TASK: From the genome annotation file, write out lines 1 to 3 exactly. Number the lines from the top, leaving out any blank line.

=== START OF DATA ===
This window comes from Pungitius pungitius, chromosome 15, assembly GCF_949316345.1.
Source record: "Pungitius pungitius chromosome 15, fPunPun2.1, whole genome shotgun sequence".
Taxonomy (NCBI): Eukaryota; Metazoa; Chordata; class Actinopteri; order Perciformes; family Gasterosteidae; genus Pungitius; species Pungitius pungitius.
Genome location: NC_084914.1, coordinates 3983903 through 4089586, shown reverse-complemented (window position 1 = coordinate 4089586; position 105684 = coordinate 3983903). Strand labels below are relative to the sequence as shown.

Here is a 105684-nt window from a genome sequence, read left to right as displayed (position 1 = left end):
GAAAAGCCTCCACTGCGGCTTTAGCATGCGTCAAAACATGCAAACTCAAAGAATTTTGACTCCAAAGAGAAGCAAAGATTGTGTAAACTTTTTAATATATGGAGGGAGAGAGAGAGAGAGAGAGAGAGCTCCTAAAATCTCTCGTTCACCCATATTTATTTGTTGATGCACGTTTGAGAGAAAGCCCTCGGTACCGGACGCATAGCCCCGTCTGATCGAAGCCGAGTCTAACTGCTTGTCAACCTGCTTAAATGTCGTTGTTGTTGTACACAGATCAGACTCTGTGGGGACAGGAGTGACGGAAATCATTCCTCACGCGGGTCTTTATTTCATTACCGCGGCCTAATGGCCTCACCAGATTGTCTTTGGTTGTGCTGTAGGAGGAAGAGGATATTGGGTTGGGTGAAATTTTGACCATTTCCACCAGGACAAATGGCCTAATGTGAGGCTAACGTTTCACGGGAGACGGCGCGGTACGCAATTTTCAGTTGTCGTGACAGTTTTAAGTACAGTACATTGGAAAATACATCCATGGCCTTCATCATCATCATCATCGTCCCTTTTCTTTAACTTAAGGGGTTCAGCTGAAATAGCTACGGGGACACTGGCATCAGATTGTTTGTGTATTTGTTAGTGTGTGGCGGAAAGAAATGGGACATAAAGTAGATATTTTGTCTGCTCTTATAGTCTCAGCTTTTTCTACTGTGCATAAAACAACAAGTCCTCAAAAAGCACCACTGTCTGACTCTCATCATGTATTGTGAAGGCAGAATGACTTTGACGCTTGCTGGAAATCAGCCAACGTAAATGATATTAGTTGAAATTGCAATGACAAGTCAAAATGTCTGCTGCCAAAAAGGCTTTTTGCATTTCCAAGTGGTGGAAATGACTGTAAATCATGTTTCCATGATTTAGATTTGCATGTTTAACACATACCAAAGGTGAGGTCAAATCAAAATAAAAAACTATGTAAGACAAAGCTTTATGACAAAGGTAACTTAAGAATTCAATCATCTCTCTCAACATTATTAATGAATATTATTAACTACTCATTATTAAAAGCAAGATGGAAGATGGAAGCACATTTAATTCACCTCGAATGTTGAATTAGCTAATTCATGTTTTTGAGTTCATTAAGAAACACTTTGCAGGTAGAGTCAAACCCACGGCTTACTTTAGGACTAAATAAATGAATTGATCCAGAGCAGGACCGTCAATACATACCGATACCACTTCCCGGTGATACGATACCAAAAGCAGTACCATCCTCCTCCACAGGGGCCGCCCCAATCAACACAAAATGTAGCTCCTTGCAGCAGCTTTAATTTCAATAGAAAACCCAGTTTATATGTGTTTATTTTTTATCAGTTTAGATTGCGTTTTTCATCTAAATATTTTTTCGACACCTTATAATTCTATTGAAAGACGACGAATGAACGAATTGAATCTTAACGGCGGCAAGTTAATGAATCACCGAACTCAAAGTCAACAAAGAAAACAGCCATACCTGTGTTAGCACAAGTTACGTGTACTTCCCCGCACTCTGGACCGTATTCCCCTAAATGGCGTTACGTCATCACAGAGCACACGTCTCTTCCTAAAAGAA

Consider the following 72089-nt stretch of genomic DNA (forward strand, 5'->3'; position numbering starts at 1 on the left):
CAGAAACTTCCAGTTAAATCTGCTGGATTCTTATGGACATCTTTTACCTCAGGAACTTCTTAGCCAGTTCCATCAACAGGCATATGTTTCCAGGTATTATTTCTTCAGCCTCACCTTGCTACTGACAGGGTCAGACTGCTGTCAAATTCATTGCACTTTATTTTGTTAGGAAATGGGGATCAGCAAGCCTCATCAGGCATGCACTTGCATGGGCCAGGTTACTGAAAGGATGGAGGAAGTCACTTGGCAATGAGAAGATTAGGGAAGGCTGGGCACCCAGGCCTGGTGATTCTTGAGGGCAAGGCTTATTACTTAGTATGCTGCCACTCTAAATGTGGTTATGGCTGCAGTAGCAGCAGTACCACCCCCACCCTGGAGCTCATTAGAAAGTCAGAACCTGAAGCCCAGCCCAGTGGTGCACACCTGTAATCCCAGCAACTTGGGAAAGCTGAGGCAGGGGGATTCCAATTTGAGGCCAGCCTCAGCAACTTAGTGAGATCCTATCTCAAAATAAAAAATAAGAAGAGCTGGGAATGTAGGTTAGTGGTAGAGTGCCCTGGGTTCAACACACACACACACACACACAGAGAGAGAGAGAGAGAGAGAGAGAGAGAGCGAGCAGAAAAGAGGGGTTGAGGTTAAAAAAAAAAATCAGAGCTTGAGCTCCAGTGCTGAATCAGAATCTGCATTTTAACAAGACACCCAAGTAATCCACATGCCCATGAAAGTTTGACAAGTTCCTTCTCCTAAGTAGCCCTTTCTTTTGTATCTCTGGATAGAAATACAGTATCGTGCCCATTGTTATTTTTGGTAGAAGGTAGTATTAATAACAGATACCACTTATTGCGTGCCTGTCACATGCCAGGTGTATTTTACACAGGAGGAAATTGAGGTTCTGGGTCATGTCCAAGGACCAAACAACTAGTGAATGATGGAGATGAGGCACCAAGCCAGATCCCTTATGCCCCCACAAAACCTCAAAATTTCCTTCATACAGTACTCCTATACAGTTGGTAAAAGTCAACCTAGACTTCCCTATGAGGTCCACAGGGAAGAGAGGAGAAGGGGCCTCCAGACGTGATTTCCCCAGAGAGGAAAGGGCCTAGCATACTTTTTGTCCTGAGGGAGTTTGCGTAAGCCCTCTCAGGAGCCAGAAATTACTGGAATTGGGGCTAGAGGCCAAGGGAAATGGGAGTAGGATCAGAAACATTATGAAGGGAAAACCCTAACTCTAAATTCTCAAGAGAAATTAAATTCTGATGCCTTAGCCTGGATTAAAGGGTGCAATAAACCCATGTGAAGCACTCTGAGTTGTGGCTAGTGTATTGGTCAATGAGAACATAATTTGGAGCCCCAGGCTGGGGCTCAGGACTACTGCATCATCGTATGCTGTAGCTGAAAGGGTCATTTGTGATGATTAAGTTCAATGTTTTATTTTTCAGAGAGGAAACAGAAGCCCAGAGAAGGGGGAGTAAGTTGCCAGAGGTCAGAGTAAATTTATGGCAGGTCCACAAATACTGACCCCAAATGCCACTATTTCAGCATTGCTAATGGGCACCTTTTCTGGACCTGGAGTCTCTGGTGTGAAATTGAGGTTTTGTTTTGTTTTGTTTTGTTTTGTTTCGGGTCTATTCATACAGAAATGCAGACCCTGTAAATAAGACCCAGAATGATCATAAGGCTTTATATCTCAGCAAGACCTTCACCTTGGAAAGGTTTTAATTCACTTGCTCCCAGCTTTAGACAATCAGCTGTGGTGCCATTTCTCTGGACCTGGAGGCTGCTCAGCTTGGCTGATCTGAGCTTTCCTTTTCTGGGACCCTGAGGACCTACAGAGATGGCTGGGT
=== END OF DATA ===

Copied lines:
This window comes from Pungitius pungitius, chromosome 15, assembly GCF_949316345.1.
Source record: "Pungitius pungitius chromosome 15, fPunPun2.1, whole genome shotgun sequence".
Taxonomy (NCBI): Eukaryota; Metazoa; Chordata; class Actinopteri; order Perciformes; family Gasterosteidae; genus Pungitius; species Pungitius pungitius.